A position in which you should not find yourself in, and which dramatically increases friction resistance, degenerating cartilage.


Figure IV. Graphical representation of a functional knee valgus.

The knee joint, that undergoes this position for a long time (e.g. in athletes), ends up displacing the patella outward, hindering muscle control over the joint and producing a greater instability on the knee that increases the risk of acute injury (such as a subluxation or dislocation), and/or chronic (tendinitis, cartilage degradation, osteoarthritis).

This condition is called patellar deviation.


Figure V. Graphical representation of the patellar displacement in front view (A) and axial (B).


Poor foot position during motion can cause a knee disturbance.

The main reported cause through which the feet can lead to developing runner’s knee is the eversion of the back of the foot (pronation of the sole of the foot) that causes the tibia to rotate internally, and with it the knee is “turned inside” (i.e. approaches the longitudinal axis of the body) (Mo et al., 2013; Morley et al., 2010).


Figure VI. Graphical representation of eversion in the stride.


The weakness in the muscles that externally rotates the femur, or that abducts the hip, is key to the development of the corridor knee syndrome.

People who develop the runner’s knee have marked weakness in these muscles.

Strengthening the pelcubantereal musculature is key to preventing this condition and possibly the most important factor we can control as sports people.

Gluteal amnesia is a very prevalent problem in the population, especially in women (Glaviano et al., 2019), who curiously also suffer more from runner’s knee, do you see the connection?

Thigh muscles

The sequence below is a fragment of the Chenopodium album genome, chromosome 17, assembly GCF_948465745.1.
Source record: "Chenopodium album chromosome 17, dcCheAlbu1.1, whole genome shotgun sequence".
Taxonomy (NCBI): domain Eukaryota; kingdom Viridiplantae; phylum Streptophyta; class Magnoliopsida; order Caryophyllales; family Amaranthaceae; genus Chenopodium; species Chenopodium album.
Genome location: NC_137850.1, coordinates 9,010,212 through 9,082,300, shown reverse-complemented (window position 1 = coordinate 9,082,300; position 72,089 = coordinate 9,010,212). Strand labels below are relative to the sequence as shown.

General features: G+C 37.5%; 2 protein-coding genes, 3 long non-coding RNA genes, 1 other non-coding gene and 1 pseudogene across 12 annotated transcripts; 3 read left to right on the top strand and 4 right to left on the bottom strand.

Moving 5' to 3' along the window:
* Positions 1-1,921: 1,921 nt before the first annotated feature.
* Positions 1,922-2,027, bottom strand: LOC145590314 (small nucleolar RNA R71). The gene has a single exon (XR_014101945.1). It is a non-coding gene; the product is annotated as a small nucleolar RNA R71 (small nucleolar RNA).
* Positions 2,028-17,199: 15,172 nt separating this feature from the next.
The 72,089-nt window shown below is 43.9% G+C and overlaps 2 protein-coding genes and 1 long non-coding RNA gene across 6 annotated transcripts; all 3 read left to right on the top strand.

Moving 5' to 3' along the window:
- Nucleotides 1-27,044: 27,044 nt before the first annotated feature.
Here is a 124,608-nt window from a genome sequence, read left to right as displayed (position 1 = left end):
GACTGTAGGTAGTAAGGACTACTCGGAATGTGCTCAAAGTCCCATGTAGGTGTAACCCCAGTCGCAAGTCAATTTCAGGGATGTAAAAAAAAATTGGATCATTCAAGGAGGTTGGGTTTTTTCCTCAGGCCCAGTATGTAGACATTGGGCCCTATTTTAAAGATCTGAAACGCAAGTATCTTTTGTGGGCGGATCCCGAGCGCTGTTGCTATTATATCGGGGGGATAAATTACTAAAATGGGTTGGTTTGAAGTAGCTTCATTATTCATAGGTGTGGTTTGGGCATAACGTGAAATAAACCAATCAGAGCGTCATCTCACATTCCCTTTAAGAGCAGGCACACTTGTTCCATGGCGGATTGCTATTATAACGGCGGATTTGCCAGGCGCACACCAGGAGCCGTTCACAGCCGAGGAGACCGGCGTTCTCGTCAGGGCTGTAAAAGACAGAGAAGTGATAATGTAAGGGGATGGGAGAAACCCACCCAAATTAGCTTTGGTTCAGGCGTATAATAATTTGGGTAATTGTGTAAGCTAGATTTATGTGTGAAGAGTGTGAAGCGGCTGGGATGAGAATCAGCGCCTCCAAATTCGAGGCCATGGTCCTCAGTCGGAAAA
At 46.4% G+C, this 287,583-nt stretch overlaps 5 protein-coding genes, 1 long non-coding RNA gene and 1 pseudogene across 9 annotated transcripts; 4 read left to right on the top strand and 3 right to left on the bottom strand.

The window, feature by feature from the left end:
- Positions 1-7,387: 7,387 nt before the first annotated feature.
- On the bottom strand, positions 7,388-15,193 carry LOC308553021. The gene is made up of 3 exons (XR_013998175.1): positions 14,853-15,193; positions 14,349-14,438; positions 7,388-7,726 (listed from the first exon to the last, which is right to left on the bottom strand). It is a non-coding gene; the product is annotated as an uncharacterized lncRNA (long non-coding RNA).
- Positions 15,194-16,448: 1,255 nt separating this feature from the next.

A big weakness in the quadriceps (Crossley et al., 2016) as well as an isquiosural dominance (White et al., 2009) are risk factors in the development of runner’s knee syndrome.

However, sometimes detection is not so simple, as balances in the production of strength of the different muscles that form the quadriceps can also alter the patella and produce the effect of patellar deviation.

Q angle

Figure VII. Graphical representation of the different degrees of the Q angle and their consequences on knee displacement.

It is called the Q angle, the angle that is formed by the line of the Superior Iliac spine line with the center part of the patella, and the line of the center part of the kneecap to the tuberosity of the tibia; and determines the force vector of the quadriceps (seen lighter in the following image).


Figure VIII. Graphical representation of angle Q. Fq is the force vector of the quadriceps, Fp is the vector of patellar force, and Rl is the net result of the forces.

A patellar angle of more than 18º increases the lateral force on the patella, again producing the already present patellar deviation.

Normally people with runner’s knee syndrome have strong external vast quadriceps (the front of the outside of the thigh) and a weak internal vast (the opposite).


Figure IX. Myology of the thigh.

Knee-Spine axis

This is a minor cause, but it has been observed that those with runner knee syndrome have a lower inclination of the sacrum that is the welded bone found under our spine.


Figure X. 3 types of pelvis depending on the degree of sacral inclination.

That is, people with runner’s knee tend to have rectified the curvature of the final part of the spine.

Symptoms of Runner’s knee

The most obvious, and only symptom you should worry about with runner’s knee, is the pain.

Since it is the one that appears first and since if there is no pain or difficulty in carrying out your daily activities you should not worry about any type of structural change.

“I have one leg shorter than the other” It doesn’t hurt? Don’t touch it.

How to treat Runner’s knee

There are many treatments to improve Runner’s knee; among them:

Pad or brace for Runner’s Knee

The knee brace is a fabric structure that is located inside the orthotic tools for the joint support.

This accessory helps to center the displacement of the patella, preventing the quadriceps force vector from moving the patella.

Draper et al., (2009) demonstrated that the use of knee pads was effective for the treatment (short-term) of runner’s knee syndrome, increasing the contact surface of the kneecap with the femur and decreasing its displacement.

Knee brace effects

Figure XI. Knee brace effects on the placement angle of the kneecap.

Although the actual evidence is mixed, as there are studies that show no improvements with their use (Smith et al., 2015).